• Can authentically say, “Follow me, as I follow Jesus”—Is Jesus the most famous person in your church? In your ministry?
  • Value a collective vision—Humbly accept that we are better together than we are alone.
  • Are acutely aware of the “twisters” [issues, forces, conflicts] impacting families—Are we adding to the “twisters” that families face? Are we making suggestions from the pulpit that we’re not living out at home?

Next, David Platt spoke from the premise of his book Radical.  He posed the question, “How do we pour the Gospel into the next generation in a way that makes Christ’s glory known in all the world and in all generations?”  David spoke from Luke 9 on the three conversations Jesus had with those that wanted to follow him. He drew these challenging exhortations to parents from this passage of Scripture:

  • Teach children to treasure the person of Christ more than the possessions of this world
  • Tell children that God’s Kingdom is infinitely more important than their family
  • Train children to love the Lord enough to gladly leave their home behind

His talk boiled down to one statement on our purpose as parents.  The goal, as Platt describes it, is:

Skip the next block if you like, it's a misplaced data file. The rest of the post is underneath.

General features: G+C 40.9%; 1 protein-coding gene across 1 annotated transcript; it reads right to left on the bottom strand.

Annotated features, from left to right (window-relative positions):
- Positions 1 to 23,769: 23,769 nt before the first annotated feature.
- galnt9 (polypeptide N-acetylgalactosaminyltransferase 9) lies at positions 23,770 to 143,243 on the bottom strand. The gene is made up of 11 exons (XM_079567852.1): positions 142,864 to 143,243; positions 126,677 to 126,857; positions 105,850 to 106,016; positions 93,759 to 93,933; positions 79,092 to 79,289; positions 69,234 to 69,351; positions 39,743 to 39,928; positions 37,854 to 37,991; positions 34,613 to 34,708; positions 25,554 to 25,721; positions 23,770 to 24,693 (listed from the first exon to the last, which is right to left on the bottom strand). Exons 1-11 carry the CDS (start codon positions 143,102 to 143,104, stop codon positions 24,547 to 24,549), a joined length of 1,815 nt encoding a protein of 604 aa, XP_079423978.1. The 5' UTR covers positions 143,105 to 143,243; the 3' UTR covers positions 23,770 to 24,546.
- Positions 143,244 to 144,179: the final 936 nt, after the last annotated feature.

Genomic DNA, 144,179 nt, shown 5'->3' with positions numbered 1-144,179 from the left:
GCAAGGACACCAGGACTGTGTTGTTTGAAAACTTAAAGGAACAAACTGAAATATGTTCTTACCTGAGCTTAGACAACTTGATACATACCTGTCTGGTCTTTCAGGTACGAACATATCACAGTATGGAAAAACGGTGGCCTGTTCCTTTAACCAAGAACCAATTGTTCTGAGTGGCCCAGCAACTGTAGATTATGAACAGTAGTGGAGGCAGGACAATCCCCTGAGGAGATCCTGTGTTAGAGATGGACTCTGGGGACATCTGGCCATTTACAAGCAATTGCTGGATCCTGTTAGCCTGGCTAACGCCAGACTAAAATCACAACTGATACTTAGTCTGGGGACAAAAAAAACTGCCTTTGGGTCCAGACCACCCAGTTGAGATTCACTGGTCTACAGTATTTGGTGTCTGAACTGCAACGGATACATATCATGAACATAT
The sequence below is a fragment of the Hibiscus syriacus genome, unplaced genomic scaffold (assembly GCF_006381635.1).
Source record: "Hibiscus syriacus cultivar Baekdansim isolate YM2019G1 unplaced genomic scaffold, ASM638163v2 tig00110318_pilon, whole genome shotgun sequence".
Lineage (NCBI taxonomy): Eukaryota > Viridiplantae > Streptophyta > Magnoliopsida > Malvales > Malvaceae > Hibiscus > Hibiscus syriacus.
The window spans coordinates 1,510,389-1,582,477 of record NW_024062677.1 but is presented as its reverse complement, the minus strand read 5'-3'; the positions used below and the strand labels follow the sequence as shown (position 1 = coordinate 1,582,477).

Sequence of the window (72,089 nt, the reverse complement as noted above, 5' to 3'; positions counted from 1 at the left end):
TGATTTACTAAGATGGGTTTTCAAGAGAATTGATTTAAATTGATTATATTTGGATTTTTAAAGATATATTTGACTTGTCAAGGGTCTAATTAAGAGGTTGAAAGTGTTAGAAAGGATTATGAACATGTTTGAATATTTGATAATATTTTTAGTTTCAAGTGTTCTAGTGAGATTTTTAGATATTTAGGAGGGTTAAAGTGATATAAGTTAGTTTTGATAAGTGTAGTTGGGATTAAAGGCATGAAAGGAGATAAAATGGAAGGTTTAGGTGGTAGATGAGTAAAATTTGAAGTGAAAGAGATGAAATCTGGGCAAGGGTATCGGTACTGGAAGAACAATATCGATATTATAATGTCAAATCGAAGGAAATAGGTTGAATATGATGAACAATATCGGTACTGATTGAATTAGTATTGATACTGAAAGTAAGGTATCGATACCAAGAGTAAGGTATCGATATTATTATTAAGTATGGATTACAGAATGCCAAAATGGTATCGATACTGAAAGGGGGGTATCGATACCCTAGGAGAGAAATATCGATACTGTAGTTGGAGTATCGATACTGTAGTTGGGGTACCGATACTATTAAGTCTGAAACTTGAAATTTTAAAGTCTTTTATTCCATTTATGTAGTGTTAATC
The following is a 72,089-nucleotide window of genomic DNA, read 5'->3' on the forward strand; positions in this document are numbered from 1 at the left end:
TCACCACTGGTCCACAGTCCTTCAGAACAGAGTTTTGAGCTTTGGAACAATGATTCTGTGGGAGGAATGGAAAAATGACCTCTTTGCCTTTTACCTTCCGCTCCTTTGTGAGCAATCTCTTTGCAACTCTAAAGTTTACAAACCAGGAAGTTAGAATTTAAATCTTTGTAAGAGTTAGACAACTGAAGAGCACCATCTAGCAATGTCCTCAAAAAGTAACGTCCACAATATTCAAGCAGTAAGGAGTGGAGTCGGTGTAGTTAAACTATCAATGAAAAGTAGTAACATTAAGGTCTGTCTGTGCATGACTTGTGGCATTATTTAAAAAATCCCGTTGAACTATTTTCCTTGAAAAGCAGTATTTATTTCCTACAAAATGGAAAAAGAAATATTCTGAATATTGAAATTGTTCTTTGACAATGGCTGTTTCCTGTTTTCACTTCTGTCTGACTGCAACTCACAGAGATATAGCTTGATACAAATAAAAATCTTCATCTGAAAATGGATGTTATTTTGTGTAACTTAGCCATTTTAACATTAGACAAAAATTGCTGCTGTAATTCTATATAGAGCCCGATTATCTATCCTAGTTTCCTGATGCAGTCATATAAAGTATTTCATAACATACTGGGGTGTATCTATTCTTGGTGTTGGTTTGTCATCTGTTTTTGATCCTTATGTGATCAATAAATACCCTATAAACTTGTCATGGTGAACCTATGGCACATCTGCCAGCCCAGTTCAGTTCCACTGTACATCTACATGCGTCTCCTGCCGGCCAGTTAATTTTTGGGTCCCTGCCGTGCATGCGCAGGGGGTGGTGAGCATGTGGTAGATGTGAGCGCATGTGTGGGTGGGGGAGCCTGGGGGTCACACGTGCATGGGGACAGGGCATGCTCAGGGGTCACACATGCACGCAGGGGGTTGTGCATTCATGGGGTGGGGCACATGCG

For our kids to love a Great God in a way that would lead them to abandon the things of this world, their family, and their home in order to follow Him!

This was challenging for me as a pastor, but even more so as a parent.  That’s not to say that I’m doing everything right as a pastor—far from it.  It just means that I’m not nearly the man, husband, or father that God has called me to be. I think I already knew that, but God has really pressed me over the last 24 hours and made me process that fact fully.

After much thought and evaluation, my take-away that I want to share with every other preteen ministry leader is this:

My legacy is not my ministry.  My legacy is my home.

God has called me into ministry, but I have a superseding call to be a man, husband, and father that follows hard after Christ. I know that I forsake my family to do ministry related tasks.  I change or cancel family plans all the time because of a ministry conflict, but I hardly ever put my family obligation before the ministry. This has to change…this will change.

 

Ps. The night was capped off with an acoustic session with Steven Curtis Chapman that was unbelievable.  He told the story of losing his daughter, Maria. The family went through so much pain and struggle, yet you can see them living in the midst of God’s sufficient grace. Everyone saw God’s grace and sovereignty in a new way as he sang, “You give and take away…my heart will choose to say, Lord, blessed be Your name.”